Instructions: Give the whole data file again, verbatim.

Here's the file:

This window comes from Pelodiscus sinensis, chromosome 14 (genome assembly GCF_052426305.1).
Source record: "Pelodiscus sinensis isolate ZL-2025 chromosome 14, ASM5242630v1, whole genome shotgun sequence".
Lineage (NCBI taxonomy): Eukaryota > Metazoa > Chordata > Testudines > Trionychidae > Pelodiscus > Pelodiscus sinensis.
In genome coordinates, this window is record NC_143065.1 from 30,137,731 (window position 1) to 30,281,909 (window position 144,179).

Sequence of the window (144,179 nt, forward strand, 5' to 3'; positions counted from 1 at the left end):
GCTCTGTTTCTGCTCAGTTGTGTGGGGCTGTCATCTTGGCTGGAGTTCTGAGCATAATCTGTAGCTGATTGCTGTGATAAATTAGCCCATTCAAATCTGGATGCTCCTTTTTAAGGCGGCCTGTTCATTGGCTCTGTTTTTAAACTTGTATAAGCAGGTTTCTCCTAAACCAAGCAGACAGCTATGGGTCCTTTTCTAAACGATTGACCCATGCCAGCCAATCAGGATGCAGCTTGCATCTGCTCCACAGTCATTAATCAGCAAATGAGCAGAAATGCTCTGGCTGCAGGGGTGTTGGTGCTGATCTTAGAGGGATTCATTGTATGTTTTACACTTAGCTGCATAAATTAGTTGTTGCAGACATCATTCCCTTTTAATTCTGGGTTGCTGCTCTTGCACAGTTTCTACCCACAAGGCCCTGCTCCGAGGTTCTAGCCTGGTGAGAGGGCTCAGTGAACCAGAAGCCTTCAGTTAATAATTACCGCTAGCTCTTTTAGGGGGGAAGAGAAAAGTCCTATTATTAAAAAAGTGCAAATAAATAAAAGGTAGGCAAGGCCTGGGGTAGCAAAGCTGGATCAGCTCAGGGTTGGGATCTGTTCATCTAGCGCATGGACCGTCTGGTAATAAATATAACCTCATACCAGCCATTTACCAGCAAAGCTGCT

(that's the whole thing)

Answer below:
This window comes from Pelodiscus sinensis, chromosome 14 (genome assembly GCF_052426305.1).
Source record: "Pelodiscus sinensis isolate ZL-2025 chromosome 14, ASM5242630v1, whole genome shotgun sequence".
Lineage (NCBI taxonomy): Eukaryota > Metazoa > Chordata > Testudines > Trionychidae > Pelodiscus > Pelodiscus sinensis.
In genome coordinates, this window is record NC_143065.1 from 30,137,731 (window position 1) to 30,281,909 (window position 144,179).

Sequence of the window (144,179 nt, forward strand, 5' to 3'; positions counted from 1 at the left end):
GCTCTGTTTCTGCTCAGTTGTGTGGGGCTGTCATCTTGGCTGGAGTTCTGAGCATAATCTGTAGCTGATTGCTGTGATAAATTAGCCCATTCAAATCTGGATGCTCCTTTTTAAGGCGGCCTGTTCATTGGCTCTGTTTTTAAACTTGTATAAGCAGGTTTCTCCTAAACCAAGCAGACAGCTATGGGTCCTTTTCTAAACGATTGACCCATGCCAGCCAATCAGGATGCAGCTTGCATCTGCTCCACAGTCATTAATCAGCAAATGAGCAGAAATGCTCTGGCTGCAGGGGTGTTGGTGCTGATCTTAGAGGGATTCATTGTATGTTTTACACTTAGCTGCATAAATTAGTTGTTGCAGACATCATTCCCTTTTAATTCTGGGTTGCTGCTCTTGCACAGTTTCTACCCACAAGGCCCTGCTCCGAGGTTCTAGCCTGGTGAGAGGGCTCAGTGAACCAGAAGCCTTCAGTTAATAATTACCGCTAGCTCTTTTAGGGGGGAAGAGAAAAGTCCTATTATTAAAAAAGTGCAAATAAATAAAAGGTAGGCAAGGCCTGGGGTAGCAAAGCTGGATCAGCTCAGGGTTGGGATCTGTTCATCTAGCGCATGGACCGTCTGGTAATAAATATAACCTCATACCAGCCATTTACCAGCAAAGCTGCT